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What is user-generated content and how can my brand use it?
April 12, 2022
When it comes to creating content for your brand, it doesn’t have to be you doing all of the hard work. In fact, using user-generated content (UGC) has many benefits aside from saving you time, money and resources.
So if content creativity doesn’t come naturally to you, or you don’t have the capacity within your team to create it, leave it to the creators. It's literally what they do best.
What is user-generated content?
User-generated content is anything online that has been created by contributors rather than the brand itself. For example, product users either talking about or sharing images/videos.
When people buy, they love to show off their products and this happens on most social media channels. Think blogs, tweets, reviews, static posts, video reviews/products being used- anything online that mentions your or your products.
A bonus of UGC is that people trust people, which is why word of mouth and creator recommendation goes a lot further than an ad ever would.
What are the benefits of user-generated content?
1. Time and cost-effectiveness - As the content is being created for you, it saves you both a significant amount of time and money compared to creating the content yourself.
2. Social proof - Social proof is a psychological phenomenon where people assume the actions of others in an attempt to reflect correct behavior for a given situation. In relation to your social media content, if you showcase a lot of people using your product, other potential customers will have more trust in the product.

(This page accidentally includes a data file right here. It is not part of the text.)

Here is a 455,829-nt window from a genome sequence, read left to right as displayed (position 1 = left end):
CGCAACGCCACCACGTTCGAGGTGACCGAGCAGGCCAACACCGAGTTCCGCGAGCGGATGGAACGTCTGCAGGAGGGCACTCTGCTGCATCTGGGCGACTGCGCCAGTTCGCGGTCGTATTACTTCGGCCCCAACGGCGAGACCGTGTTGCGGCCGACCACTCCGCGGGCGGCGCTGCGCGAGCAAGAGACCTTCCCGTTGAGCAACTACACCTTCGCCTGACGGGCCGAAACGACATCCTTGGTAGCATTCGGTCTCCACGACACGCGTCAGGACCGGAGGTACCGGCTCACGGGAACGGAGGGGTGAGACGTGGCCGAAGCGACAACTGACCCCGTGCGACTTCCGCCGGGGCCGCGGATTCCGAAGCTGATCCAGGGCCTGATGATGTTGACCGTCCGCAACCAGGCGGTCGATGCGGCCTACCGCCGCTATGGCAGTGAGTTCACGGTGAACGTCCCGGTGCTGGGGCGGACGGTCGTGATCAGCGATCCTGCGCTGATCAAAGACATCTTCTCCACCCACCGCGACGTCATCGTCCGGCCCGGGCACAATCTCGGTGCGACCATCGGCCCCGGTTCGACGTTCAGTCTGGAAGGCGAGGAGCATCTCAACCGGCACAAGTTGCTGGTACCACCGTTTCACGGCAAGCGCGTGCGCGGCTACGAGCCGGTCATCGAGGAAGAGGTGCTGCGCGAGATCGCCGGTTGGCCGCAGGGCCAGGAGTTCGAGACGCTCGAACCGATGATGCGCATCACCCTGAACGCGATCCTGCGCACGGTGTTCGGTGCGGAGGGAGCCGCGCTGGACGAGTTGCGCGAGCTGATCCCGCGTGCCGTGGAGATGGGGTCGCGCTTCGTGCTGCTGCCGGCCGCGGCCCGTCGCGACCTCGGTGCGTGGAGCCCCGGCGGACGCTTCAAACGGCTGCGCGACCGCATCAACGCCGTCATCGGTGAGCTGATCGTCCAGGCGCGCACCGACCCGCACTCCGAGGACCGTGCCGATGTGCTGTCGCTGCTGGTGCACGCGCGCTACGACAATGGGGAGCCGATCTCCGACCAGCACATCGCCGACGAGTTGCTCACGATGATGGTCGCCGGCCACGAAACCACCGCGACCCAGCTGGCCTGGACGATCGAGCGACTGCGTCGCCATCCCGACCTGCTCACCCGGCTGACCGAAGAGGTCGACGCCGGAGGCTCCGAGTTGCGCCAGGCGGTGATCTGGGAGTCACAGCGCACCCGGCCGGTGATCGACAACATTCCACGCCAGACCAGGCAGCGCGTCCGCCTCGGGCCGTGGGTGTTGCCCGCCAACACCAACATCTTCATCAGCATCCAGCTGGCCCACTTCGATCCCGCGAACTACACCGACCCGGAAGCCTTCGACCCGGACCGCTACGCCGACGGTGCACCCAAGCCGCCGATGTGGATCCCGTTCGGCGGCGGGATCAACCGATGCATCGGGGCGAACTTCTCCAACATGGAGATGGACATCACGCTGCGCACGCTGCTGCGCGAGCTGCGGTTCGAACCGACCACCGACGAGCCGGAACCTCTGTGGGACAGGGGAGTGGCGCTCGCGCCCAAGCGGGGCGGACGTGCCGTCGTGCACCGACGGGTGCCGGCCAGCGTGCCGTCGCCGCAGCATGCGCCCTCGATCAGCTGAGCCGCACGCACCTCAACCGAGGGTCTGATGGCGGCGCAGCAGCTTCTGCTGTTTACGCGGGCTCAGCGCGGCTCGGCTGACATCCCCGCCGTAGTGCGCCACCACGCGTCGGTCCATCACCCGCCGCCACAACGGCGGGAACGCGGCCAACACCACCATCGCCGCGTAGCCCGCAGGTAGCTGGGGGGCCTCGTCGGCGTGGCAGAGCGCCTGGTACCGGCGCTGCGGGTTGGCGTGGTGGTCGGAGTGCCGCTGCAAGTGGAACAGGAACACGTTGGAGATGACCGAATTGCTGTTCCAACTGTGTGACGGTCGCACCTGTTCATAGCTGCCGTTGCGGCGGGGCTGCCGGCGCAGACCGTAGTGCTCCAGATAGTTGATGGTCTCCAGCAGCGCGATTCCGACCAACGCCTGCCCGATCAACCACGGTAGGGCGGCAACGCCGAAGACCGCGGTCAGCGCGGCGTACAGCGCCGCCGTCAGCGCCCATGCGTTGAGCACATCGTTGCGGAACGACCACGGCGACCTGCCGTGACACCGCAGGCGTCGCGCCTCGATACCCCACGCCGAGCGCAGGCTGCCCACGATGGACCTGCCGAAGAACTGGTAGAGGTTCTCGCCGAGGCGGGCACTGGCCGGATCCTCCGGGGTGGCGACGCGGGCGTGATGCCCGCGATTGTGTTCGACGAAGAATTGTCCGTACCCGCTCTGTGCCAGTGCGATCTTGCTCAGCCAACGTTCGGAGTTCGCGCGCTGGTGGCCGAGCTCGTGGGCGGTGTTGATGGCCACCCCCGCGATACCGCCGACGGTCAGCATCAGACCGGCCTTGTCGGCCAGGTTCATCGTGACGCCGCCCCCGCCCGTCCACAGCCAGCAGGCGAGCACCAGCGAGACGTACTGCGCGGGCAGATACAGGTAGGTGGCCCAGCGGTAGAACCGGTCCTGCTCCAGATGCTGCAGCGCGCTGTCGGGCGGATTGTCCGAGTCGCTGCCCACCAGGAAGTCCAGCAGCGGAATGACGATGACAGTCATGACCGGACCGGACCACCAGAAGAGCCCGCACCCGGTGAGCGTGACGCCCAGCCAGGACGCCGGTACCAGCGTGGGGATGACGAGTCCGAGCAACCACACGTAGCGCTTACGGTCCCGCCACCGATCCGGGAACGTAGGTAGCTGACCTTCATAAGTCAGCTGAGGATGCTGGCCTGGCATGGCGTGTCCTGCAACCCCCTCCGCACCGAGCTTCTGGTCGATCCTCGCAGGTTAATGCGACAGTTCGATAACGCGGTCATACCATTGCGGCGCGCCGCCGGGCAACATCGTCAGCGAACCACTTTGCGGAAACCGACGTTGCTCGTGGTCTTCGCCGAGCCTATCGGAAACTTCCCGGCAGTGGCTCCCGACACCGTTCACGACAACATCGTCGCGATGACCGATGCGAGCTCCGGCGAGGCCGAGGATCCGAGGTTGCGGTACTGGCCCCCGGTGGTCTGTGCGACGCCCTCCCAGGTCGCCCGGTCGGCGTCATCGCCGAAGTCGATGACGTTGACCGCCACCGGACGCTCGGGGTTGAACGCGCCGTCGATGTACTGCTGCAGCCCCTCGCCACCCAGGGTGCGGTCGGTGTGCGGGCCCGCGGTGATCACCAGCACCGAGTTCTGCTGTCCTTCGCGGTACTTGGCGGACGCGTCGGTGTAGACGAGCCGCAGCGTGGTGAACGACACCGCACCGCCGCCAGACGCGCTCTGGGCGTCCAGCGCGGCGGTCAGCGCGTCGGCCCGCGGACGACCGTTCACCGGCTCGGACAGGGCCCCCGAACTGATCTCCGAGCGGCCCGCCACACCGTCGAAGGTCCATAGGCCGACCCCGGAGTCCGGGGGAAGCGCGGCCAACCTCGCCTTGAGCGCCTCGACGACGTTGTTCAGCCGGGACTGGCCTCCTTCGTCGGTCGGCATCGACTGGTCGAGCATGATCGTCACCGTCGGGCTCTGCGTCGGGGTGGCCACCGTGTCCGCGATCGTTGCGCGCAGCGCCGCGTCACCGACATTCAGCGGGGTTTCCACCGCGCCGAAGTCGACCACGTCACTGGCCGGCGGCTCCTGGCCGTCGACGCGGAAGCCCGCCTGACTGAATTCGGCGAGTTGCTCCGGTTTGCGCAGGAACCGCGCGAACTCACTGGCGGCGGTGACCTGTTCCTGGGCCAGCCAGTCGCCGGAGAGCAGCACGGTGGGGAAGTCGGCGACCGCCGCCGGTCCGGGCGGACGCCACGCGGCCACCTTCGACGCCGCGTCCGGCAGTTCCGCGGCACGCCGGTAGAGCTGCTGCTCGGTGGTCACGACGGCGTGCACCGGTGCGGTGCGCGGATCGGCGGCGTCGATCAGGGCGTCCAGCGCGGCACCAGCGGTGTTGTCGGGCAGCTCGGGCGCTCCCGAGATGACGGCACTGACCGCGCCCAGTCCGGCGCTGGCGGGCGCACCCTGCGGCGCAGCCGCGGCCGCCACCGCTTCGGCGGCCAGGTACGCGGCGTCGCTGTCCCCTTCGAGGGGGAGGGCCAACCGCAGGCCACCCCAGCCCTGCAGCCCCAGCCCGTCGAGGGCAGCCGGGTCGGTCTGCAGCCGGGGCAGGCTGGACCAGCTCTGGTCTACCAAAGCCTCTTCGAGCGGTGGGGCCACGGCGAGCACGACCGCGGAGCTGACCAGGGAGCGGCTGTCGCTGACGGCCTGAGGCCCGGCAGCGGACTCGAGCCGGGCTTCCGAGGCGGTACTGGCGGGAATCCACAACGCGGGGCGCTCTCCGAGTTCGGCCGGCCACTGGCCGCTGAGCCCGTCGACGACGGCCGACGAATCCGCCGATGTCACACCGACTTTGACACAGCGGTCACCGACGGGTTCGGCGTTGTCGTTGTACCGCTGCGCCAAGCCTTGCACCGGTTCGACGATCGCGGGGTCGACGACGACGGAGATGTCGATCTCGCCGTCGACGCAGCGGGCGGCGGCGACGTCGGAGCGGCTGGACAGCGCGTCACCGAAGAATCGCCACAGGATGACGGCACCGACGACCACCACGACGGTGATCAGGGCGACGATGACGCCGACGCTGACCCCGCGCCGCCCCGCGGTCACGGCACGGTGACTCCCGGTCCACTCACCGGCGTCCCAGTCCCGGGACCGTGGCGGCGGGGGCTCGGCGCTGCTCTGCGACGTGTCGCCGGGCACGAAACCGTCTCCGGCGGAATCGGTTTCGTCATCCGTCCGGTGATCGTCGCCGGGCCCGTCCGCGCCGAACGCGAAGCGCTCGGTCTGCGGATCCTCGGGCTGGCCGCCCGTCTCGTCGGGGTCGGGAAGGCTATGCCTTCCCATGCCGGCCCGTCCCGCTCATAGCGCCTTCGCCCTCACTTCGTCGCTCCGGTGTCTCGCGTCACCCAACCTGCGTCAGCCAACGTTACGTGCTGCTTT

According to Stackla, 79% of people say UGC highly impacts their purchasing decisions.
3. Increases trust and authenticity - 85% of users are found to be more influenced by UGC than the content made by the brands directly (Adweek).
4. Variety of content - As every customer will be completely unique, you will have a huge range of content to choose from.
5. Supports diversity and inclusion - As above, the UGC will come from a wide variety of people. It is down to your brand to ensure you include and represent all.
6. Build a community - by highlighting and sharing your customers, they’ll start to feel seen, heard and valued. In turn, they will feel more connected to your brand and you’ll gradually build your community.
7. Create brand champions - As mentioned above, as you build your community certain members will buy into your brand ethos and become great brand champions. They’ll share UGC, spread the word of your brand and actively support your content.
8. The more you share UGC, the more people will create - The more you share and highlight your customers, other customers will want a slice of the fame and will start creating content you could share.
Where to find user-generated content
2. Check your notifications daily
3. Tagged images on Instagram
Tip: Save the content and keep folders with dates, usernames, links and platforms to help you manage content as users may delete at a later date.
How to create user-generated content
Create a hashtag campaign that users can use in their posts. Think #shotoniphone, #shareacoke or #ikeaatmine. A lot of brands nowadays know their fans love to tag them in content so they host campaigns to encourage users to do so.
Users know there is a chance they’ll get featured (they all want this) or occasionally win prizes.